When he is fourteen, Pi and his family go on a trip to Munnar. While exploring the place, Pi comes upon a Christian church. He watches the priest, then returns to the church the next day and has tea with Father Martin. Father Martin explains the story of Christ and his death, but Pi finds the tale irritating: he cannot believe it.
He meets with Father Martin for three days straight, continuing to ask questions. On his last day in Munnar, Pi tells Father Martin that he wants to be a Christian, and Father Martin tells him that he already is, for he has met Christ in good faith.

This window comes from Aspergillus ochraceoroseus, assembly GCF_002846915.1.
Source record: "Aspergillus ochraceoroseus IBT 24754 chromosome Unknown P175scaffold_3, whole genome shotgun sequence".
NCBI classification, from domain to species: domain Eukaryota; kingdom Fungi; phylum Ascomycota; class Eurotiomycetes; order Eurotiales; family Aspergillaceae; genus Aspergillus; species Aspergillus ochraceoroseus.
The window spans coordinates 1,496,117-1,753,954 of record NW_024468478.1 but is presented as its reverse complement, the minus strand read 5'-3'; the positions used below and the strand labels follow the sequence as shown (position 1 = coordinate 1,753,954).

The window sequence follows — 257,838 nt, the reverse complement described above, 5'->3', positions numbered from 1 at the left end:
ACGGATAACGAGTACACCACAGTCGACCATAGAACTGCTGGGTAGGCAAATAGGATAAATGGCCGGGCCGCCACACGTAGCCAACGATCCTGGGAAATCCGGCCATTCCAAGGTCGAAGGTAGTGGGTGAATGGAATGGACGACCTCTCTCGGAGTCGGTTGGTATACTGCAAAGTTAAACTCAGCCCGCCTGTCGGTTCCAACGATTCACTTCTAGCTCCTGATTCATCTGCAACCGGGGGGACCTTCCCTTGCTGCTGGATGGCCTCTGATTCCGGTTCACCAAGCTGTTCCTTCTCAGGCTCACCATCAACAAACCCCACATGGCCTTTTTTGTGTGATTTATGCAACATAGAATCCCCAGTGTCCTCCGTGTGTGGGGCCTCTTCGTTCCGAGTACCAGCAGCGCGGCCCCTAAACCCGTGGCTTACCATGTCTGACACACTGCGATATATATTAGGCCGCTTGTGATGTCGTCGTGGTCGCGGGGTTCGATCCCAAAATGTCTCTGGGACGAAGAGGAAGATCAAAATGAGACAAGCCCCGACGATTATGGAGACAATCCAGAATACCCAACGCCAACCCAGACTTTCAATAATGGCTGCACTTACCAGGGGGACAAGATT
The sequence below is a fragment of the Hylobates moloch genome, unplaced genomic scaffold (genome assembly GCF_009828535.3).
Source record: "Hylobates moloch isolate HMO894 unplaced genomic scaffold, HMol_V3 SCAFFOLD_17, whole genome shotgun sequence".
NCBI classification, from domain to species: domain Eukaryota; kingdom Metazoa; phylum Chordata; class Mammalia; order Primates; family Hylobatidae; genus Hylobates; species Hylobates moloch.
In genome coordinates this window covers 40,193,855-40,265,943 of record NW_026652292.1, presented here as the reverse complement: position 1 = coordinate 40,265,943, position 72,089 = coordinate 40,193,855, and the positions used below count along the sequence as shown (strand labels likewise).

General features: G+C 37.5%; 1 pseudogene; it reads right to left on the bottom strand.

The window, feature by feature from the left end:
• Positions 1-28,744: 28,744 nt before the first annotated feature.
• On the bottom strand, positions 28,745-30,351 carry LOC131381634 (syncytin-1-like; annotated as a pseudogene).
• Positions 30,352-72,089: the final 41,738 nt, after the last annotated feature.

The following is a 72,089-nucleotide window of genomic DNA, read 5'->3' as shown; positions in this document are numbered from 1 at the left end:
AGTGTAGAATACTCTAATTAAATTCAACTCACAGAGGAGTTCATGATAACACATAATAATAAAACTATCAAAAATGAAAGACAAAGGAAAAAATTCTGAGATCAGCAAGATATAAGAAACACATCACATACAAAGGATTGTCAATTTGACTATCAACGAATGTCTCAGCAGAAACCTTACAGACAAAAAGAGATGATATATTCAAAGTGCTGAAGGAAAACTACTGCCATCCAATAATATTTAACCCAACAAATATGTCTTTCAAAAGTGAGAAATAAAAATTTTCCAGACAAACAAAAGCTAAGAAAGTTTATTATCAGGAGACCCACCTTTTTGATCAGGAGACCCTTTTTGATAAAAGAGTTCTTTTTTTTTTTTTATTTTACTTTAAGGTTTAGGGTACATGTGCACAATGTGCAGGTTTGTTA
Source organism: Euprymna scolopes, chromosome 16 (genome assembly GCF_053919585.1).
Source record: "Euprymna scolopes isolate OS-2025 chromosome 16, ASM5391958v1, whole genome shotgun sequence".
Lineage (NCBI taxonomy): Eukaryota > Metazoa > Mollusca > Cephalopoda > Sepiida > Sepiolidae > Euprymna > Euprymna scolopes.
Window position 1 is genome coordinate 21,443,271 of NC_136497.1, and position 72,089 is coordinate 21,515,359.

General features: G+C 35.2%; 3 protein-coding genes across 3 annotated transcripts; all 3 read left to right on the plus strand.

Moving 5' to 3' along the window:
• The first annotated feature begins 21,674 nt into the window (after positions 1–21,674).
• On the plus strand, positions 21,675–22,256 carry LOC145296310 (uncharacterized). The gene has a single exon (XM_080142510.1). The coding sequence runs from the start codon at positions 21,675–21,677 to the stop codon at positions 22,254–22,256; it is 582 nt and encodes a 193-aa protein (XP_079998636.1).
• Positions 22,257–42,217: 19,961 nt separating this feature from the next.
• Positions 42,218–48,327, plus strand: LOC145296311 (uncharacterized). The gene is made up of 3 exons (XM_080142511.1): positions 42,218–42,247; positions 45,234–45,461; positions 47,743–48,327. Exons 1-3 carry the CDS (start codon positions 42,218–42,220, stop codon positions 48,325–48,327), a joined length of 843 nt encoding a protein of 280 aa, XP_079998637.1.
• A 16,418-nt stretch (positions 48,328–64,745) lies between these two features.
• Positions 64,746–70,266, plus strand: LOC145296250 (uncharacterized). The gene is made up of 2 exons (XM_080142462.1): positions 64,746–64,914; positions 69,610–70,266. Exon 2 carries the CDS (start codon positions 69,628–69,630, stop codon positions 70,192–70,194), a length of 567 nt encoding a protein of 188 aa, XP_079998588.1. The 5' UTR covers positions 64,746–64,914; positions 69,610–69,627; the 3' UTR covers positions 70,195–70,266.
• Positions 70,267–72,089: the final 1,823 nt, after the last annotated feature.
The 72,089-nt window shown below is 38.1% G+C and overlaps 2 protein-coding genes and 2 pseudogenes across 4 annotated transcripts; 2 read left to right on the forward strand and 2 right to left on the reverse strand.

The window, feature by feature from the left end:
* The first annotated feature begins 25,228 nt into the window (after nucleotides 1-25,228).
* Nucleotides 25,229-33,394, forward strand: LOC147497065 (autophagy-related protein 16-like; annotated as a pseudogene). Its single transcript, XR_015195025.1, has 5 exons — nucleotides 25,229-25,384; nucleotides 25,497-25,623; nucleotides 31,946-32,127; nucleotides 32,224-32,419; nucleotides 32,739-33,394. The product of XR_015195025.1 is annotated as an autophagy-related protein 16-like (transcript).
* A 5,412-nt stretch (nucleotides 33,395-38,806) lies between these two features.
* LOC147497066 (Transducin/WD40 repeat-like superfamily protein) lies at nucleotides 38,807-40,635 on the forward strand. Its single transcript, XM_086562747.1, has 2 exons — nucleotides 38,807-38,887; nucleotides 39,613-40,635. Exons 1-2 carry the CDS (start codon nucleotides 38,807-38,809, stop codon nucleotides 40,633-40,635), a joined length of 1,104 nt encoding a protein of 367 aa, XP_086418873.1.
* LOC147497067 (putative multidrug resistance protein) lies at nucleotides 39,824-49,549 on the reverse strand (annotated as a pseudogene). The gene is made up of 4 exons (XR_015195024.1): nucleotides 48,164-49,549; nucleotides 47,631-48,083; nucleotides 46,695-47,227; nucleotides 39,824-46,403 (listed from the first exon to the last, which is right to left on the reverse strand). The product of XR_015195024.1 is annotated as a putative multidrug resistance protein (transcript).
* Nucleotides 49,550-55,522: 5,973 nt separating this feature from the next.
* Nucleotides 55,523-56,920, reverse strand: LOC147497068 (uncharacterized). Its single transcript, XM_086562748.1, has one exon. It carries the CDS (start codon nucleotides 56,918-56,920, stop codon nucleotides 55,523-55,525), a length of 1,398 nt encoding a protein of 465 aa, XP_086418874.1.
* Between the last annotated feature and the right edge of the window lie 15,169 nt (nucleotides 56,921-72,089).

When he is fifteen, Pi comes upon the Muslim section of Pondicherry while exploring his neighborhood. He ends up in a small bakery, and while he is talking to the baker, the call to prayer comes and Pi watches the baker pray. He finds the physicality of it satisfying.
Pi returns to see the baker and asks him about Islam, which he finds beautiful. The baker, named Satish Kumar, allows Pi to explore this faith, and Pi recounts two experiences during which he encounters God.
The author considers what Pi has said about religion in an aside, and then Pi imagines an atheist and an agnostic on their respective deathbeds, which for him exemplifies why he can respect the first but not the second—one has belief where the other only has doubt.